Articles Tagged with “Plea Agreement”

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There’s been a lot in the circuits in the last week, but perhaps the most surprising bit is that the Seventh Circuit issued four opinions on supervised release conditions.

Supervised release may not be the sexiest of issues, but, especially in child pornography cases, it matters a lot. I’m not sure what’s in the water in Chicago, but whatever it is reaffirms that these conditions need to be narrowly tailored and properly justified.

To the victories!

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Today’s featured defense victory is United States v. Barefoot, which deals with a kind of surprising course of conduct in the Fourth Circuit. In Barefoot, a person gave information to the government to help them investigate other crimes. The information was given on the condition that the information not be used to prosecute him. The government broke that condition.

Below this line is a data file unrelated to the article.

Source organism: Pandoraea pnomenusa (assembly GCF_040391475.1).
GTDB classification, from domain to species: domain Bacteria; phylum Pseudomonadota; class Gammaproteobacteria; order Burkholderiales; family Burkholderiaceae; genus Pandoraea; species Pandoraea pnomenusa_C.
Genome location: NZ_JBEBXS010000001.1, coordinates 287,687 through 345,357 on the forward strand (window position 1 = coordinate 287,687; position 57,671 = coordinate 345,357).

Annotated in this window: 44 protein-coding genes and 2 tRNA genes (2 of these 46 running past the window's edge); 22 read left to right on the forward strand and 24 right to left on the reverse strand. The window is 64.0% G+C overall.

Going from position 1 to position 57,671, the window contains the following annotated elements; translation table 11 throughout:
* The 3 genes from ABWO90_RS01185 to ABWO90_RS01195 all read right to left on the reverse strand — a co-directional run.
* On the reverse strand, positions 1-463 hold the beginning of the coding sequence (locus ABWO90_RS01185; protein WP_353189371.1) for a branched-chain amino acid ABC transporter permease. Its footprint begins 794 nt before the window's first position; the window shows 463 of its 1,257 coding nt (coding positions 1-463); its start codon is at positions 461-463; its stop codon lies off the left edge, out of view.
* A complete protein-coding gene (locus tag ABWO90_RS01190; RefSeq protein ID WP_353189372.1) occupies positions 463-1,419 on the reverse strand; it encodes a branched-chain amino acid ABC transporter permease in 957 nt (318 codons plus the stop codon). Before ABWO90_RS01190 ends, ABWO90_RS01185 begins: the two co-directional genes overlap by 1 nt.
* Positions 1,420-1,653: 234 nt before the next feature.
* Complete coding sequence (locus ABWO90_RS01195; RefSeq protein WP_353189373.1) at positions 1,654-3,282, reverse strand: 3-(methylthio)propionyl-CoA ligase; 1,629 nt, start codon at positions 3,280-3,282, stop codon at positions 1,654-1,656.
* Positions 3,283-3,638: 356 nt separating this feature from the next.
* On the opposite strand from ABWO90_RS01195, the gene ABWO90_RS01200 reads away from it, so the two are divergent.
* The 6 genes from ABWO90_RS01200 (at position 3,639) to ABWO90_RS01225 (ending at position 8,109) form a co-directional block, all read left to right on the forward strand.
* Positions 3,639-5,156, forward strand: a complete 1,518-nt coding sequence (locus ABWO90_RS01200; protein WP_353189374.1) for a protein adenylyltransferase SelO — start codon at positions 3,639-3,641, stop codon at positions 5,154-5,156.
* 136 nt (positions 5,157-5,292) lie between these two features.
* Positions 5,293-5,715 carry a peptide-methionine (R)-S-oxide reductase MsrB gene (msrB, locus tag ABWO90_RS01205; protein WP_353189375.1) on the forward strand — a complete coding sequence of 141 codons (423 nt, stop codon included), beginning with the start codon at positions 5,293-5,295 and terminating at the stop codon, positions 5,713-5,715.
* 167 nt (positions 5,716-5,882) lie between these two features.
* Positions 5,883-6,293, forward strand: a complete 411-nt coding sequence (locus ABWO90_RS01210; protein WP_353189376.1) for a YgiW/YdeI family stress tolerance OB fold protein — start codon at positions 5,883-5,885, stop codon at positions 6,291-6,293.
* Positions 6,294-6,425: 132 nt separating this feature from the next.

Happily though, the Fourth Circuit enforced it.

To the victories!

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In this edition, I think the most interesting case (of a number of interesting cases) is United States v. Garcia.

There, the government had an agent testify as an expert. The Fourth Circuit reversed, because the agent’s “expert testimony” exceeded the bounds of what counts as expert testimony.

The way agents get qualified as experts is, often, nuts. It’s good to see the Fourth Circuit rolling it back.